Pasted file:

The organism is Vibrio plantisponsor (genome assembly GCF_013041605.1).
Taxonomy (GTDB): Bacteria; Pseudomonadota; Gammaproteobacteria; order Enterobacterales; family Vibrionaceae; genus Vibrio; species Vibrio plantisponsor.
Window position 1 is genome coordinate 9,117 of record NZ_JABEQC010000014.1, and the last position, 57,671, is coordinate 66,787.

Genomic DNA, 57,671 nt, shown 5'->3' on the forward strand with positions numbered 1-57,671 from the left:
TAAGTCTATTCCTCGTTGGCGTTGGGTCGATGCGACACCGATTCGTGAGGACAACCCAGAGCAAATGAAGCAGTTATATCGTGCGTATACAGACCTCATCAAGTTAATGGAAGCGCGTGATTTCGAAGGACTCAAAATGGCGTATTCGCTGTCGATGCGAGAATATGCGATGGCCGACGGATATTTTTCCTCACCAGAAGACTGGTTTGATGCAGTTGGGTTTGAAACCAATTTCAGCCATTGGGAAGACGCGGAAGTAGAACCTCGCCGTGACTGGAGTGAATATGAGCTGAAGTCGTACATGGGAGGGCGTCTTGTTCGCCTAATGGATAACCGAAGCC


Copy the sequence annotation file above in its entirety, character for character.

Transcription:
The organism is Vibrio plantisponsor (genome assembly GCF_013041605.1).
Taxonomy (GTDB): Bacteria; Pseudomonadota; Gammaproteobacteria; order Enterobacterales; family Vibrionaceae; genus Vibrio; species Vibrio plantisponsor.
Window position 1 is genome coordinate 9,117 of record NZ_JABEQC010000014.1, and the last position, 57,671, is coordinate 66,787.

Genomic DNA, 57,671 nt, shown 5'->3' on the forward strand with positions numbered 1-57,671 from the left:
TAAGTCTATTCCTCGTTGGCGTTGGGTCGATGCGACACCGATTCGTGAGGACAACCCAGAGCAAATGAAGCAGTTATATCGTGCGTATACAGACCTCATCAAGTTAATGGAAGCGCGTGATTTCGAAGGACTCAAAATGGCGTATTCGCTGTCGATGCGAGAATATGCGATGGCCGACGGATATTTTTCCTCACCAGAAGACTGGTTTGATGCAGTTGGGTTTGAAACCAATTTCAGCCATTGGGAAGACGCGGAAGTAGAACCTCGCCGTGACTGGAGTGAATATGAGCTGAAGTCGTACATGGGAGGGCGTCTTGTTCGCCTAATGGATAACCGAAGCC